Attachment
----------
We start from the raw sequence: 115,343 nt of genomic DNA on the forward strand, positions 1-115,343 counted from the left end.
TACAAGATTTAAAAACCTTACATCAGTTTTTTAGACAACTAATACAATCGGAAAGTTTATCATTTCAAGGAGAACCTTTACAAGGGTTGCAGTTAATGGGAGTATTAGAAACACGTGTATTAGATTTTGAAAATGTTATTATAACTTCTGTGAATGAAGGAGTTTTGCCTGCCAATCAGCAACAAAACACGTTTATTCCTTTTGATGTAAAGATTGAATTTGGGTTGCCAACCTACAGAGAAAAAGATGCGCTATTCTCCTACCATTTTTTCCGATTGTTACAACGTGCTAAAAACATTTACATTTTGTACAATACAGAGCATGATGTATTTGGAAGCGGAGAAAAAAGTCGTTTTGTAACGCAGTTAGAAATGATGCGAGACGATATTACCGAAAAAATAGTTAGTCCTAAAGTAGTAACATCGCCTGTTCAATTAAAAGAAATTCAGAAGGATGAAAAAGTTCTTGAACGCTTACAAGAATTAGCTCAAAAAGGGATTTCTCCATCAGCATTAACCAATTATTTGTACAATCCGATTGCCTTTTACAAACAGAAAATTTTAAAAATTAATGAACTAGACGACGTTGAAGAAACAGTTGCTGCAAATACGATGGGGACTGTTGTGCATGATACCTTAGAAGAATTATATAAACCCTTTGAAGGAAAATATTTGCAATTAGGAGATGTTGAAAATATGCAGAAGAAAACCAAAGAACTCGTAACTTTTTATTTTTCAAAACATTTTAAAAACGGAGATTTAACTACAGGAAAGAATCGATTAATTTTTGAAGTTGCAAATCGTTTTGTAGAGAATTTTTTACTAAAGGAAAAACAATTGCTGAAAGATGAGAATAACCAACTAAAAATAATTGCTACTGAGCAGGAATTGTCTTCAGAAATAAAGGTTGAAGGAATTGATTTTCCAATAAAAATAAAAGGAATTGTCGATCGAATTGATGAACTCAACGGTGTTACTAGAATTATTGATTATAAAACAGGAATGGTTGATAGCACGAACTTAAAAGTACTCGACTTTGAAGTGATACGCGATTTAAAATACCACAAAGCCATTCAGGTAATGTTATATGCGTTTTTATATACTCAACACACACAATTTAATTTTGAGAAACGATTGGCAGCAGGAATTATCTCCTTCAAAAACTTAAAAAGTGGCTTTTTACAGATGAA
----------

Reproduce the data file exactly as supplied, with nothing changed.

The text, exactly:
We start from the raw sequence: 115,343 nt of genomic DNA on the forward strand, positions 1-115,343 counted from the left end.
TACAAGATTTAAAAACCTTACATCAGTTTTTTAGACAACTAATACAATCGGAAAGTTTATCATTTCAAGGAGAACCTTTACAAGGGTTGCAGTTAATGGGAGTATTAGAAACACGTGTATTAGATTTTGAAAATGTTATTATAACTTCTGTGAATGAAGGAGTTTTGCCTGCCAATCAGCAACAAAACACGTTTATTCCTTTTGATGTAAAGATTGAATTTGGGTTGCCAACCTACAGAGAAAAAGATGCGCTATTCTCCTACCATTTTTTCCGATTGTTACAACGTGCTAAAAACATTTACATTTTGTACAATACAGAGCATGATGTATTTGGAAGCGGAGAAAAAAGTCGTTTTGTAACGCAGTTAGAAATGATGCGAGACGATATTACCGAAAAAATAGTTAGTCCTAAAGTAGTAACATCGCCTGTTCAATTAAAAGAAATTCAGAAGGATGAAAAAGTTCTTGAACGCTTACAAGAATTAGCTCAAAAAGGGATTTCTCCATCAGCATTAACCAATTATTTGTACAATCCGATTGCCTTTTACAAACAGAAAATTTTAAAAATTAATGAACTAGACGACGTTGAAGAAACAGTTGCTGCAAATACGATGGGGACTGTTGTGCATGATACCTTAGAAGAATTATATAAACCCTTTGAAGGAAAATATTTGCAATTAGGAGATGTTGAAAATATGCAGAAGAAAACCAAAGAACTCGTAACTTTTTATTTTTCAAAACATTTTAAAAACGGAGATTTAACTACAGGAAAGAATCGATTAATTTTTGAAGTTGCAAATCGTTTTGTAGAGAATTTTTTACTAAAGGAAAAACAATTGCTGAAAGATGAGAATAACCAACTAAAAATAATTGCTACTGAGCAGGAATTGTCTTCAGAAATAAAGGTTGAAGGAATTGATTTTCCAATAAAAATAAAAGGAATTGTCGATCGAATTGATGAACTCAACGGTGTTACTAGAATTATTGATTATAAAACAGGAATGGTTGATAGCACGAACTTAAAAGTACTCGACTTTGAAGTGATACGCGATTTAAAATACCACAAAGCCATTCAGGTAATGTTATATGCGTTTTTATATACTCAACACACACAATTTAATTTTGAGAAACGATTGGCAGCAGGAATTATCTCCTTCAAAAACTTAAAAAGTGGCTTTTTACAGATGAA